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UWRT 1103
Jacob Rayfield

Literary Ripple Effect

My earliest memory of a contributing factor to my literacy narrative is my mother reading to me
at night. I heard all of the normal children's stories such as Where the Wild Things Are, Goodnight
Moon, and various Dr. Seuss books growing up, and my parents taught me how to read the books
through the pictures. When I was very young I used to play video games in my spare time, and I needed
to teach myself how to read to understand the games. I never played any of the games made for
teaching children to read, rather I played strategy games and simulators where I had to use the visuals
of the game to help me learn new words. This helped develop my vocabulary, but I never learned how
to properly write and use correct punctuation and grammar until I was in school.
Most of my literacy narrative up until I was in school had been self-taught, and that greatly
impacted my attitude toward reading and learning in general. I started reading a great deal of real books
in school when I had access to the library. I did not like how the actual teaching in school felt like a
step back, so I spent my time trying to learn to read higher level books such as novels and especially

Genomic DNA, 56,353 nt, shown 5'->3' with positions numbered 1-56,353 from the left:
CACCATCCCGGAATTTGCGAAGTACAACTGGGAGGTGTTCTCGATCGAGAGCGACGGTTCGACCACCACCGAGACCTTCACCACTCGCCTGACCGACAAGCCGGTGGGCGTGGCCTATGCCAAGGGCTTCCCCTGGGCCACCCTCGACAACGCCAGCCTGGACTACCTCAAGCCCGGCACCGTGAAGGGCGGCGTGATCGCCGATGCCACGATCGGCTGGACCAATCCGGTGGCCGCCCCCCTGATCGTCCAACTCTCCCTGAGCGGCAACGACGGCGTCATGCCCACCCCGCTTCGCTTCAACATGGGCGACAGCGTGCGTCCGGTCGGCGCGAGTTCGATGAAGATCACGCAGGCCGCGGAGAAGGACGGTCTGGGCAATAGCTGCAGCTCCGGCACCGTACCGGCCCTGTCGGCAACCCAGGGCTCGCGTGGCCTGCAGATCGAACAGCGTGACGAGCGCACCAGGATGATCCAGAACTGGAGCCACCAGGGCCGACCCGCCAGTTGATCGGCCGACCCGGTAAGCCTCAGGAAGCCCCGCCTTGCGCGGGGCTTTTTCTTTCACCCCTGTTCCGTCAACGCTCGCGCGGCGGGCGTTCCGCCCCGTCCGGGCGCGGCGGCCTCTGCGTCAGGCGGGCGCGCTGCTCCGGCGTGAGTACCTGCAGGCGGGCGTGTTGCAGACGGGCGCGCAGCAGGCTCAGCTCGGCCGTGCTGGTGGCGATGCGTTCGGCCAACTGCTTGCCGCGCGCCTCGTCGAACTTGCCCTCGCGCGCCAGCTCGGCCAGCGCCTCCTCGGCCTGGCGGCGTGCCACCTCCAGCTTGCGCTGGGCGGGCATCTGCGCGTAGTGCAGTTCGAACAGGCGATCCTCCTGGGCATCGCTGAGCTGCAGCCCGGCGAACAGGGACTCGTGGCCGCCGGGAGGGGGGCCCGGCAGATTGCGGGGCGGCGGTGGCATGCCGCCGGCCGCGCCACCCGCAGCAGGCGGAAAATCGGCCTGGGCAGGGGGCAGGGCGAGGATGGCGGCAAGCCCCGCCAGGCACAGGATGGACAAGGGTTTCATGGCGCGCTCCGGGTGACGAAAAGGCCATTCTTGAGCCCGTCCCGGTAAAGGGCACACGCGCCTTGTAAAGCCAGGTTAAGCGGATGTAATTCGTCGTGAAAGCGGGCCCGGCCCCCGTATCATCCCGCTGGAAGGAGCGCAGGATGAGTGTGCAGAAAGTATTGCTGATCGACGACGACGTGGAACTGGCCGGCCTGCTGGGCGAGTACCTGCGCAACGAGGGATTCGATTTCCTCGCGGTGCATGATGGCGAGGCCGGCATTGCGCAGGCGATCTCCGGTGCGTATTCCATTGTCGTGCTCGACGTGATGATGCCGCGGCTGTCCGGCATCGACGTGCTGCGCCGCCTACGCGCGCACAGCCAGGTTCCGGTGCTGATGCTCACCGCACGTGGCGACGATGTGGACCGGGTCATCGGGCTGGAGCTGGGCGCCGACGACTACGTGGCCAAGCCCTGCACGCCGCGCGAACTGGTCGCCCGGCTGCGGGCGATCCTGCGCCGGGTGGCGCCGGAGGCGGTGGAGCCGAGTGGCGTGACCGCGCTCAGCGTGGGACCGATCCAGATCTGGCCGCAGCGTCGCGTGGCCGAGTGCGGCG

the non-fiction books at the school library, because they were off limits to kids in my grade. I was very
interested in books about things like the weather and history, and liked to read books that could teach
me something about the world. I was very interested in the way books conveyed information using only
text, and left the visuals for the reader to experience. This was very different from all of the
entertainment that I had seen as a child, where if there was text it was accompanied by bright visuals to
describe a scene that did not leave much up to the imagination. This led to me reading many books that
were written for people older than me, and I had to learn how to read them myself.
When I actually learned to write in school it came naturally to me, as I already knew how to

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speak and had the basic reading skills to know what I was saying. I did have issues when it came to
developing stories and creating details. I suppose that had to do with the games I used to play and their
effect on my writing. The text in games was short and concise, and my writing style developed
Nothing contributed more to my literary narrative than playing video games at a young age had.
I mostly played puzzle/adventure games as a kid like SpyFox, and Pajama Sam. They helped me learn
to read at a young age, and spurred me to teach myself to become a better reader so I could learn to
understand more of what I was doing. That left a lasting impact on me that made me work hard to
develop my own literary narrative, using other sources to enhance my ability.